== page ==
Neem oil can control over 400 different types of pest that typically invade gardens, including hydroponic ones. A simple spray to the leaves can often eliminate common pests. The bugs absorb the oil, which limits their ability to reproduce, leading to a lower population.

For more serious infestations, many commercial pesticides continue to work well.

White flies, aphids, mites and other pests can be a problem in hydroponic settings, just as in soil-based gardens. Powdery mildew is common. In fact, because of the continuous moisture bugs and pests have a 'friendly' environment. Making it 'unfriendly' is straightforward enough, using fungi and organicides. Sulfur-based compounds can help control white flies, mealy bugs, thrips and more.

Pyrethrum continues to be a safe and effective means of control. Although it sounds man made it is actually derived from flowers. This class of natural compounds released by plants are extracted and used in many commercial insecticides. Dosage is low, so the compound is very safe when used correctly (always read the label). Azatrol is a broad spectrum insecticide that provides another easy control method over most common pests.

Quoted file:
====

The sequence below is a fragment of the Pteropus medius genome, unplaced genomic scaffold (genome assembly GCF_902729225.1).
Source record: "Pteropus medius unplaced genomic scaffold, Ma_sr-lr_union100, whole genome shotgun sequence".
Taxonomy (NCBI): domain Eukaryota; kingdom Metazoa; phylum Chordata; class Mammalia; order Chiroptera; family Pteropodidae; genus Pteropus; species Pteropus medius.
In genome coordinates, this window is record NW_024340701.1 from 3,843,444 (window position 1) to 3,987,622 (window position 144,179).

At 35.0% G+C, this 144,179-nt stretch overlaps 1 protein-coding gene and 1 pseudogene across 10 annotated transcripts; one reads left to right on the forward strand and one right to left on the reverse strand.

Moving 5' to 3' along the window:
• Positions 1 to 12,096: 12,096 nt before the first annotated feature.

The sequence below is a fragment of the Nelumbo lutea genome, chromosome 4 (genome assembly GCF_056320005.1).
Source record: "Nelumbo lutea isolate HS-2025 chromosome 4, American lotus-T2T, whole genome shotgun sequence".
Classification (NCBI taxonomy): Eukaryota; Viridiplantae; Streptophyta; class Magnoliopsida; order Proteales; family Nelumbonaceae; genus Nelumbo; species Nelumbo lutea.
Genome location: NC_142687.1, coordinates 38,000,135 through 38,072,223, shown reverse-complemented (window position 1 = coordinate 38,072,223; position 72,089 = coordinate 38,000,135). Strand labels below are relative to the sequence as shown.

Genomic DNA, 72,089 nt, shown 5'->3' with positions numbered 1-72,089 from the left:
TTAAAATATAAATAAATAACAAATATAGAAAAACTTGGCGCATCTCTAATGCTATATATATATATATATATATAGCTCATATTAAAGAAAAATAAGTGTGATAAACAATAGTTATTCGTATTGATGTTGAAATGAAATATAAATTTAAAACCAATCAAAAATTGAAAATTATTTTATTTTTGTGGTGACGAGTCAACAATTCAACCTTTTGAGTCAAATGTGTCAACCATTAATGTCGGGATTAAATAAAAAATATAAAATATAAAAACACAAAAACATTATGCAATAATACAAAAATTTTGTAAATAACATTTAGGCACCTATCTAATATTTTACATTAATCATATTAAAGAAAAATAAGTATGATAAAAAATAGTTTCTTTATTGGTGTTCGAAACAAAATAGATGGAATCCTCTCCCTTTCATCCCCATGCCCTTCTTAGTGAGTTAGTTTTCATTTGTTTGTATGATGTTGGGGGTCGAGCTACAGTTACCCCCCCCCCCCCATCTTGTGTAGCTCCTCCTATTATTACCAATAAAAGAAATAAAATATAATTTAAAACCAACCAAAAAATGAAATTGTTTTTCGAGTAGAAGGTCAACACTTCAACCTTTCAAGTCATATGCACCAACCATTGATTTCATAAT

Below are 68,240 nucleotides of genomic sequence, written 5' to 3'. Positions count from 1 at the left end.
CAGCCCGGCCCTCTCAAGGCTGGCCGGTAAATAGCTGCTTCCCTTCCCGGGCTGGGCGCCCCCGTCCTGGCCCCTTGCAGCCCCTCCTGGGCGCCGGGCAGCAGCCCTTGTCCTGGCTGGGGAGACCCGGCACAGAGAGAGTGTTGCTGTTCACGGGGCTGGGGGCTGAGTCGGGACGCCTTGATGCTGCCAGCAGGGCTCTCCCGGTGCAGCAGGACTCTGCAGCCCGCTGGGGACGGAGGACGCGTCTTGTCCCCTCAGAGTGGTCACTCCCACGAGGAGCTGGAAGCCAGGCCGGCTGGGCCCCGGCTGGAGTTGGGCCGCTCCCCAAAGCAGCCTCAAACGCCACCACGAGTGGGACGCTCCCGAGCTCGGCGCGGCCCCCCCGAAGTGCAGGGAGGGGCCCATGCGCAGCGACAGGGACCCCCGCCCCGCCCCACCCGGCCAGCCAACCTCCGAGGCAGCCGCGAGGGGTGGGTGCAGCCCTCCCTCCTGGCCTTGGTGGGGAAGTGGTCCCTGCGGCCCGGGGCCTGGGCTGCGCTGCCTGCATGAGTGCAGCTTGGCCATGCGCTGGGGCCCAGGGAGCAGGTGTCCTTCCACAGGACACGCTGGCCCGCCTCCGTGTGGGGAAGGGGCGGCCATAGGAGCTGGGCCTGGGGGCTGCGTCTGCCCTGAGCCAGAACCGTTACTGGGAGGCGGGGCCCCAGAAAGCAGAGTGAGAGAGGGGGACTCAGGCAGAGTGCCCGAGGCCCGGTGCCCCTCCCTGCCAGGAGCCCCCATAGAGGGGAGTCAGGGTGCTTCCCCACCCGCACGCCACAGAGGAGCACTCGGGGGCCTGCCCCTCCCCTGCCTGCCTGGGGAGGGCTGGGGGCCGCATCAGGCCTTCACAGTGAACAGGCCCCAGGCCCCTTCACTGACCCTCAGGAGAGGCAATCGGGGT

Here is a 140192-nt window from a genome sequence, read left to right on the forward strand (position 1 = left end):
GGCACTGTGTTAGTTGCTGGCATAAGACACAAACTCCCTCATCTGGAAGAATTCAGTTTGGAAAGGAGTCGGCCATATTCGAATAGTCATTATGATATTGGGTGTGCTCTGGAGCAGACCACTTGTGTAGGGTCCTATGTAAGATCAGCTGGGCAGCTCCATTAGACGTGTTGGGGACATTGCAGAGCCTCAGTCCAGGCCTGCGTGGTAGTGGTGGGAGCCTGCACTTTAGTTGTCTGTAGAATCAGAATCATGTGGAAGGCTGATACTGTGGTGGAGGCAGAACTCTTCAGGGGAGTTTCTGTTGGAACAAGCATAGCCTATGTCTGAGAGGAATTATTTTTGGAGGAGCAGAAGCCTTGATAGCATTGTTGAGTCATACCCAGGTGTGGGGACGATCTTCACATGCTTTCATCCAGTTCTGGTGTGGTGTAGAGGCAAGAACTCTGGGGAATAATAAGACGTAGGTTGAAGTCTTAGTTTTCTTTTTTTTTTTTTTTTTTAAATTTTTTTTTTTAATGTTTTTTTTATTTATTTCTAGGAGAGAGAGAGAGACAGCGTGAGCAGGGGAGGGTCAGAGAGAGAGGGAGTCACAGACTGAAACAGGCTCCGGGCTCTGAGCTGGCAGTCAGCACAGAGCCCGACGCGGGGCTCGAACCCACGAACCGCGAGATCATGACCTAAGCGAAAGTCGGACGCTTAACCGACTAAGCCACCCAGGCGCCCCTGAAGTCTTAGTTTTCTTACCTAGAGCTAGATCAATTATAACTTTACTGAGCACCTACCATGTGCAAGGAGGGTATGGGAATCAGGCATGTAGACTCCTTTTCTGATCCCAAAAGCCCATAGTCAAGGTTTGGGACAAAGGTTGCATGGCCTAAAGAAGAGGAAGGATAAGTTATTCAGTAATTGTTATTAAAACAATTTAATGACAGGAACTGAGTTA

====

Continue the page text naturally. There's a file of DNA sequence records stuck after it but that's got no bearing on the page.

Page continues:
Hydroponic gardeners have to exercise additional care when using any disease or pest control method, though. Since no soil is present to hold on to the roots, it's easier to damage a plant when manipulating the leaves and stems. That means that if you pick off mites by hand – an effective method for low-number infestations – it's important to exercise extra care.

Since moisture is present, mildew and other fungi are more common in hydroponic gardens. Keeping leaves dry and just the roots wet will help. Any insecticide sprayed on to your plants or vegetable should be allowed to dry under the grow lights. For aeroponically grown plants, for example, that may require a temporary relocation of the indoor garden.

Helping Your ADD/HD Child

A number of factors need to be considered when you are told that your child is ADD/HD. The first thing you want to do is to understand all you can about ADD/HD. You also want to sit down and list what it means for your child, as a unique individual being, to be ADD/HD. Remember that this diagnosis is observational in nature.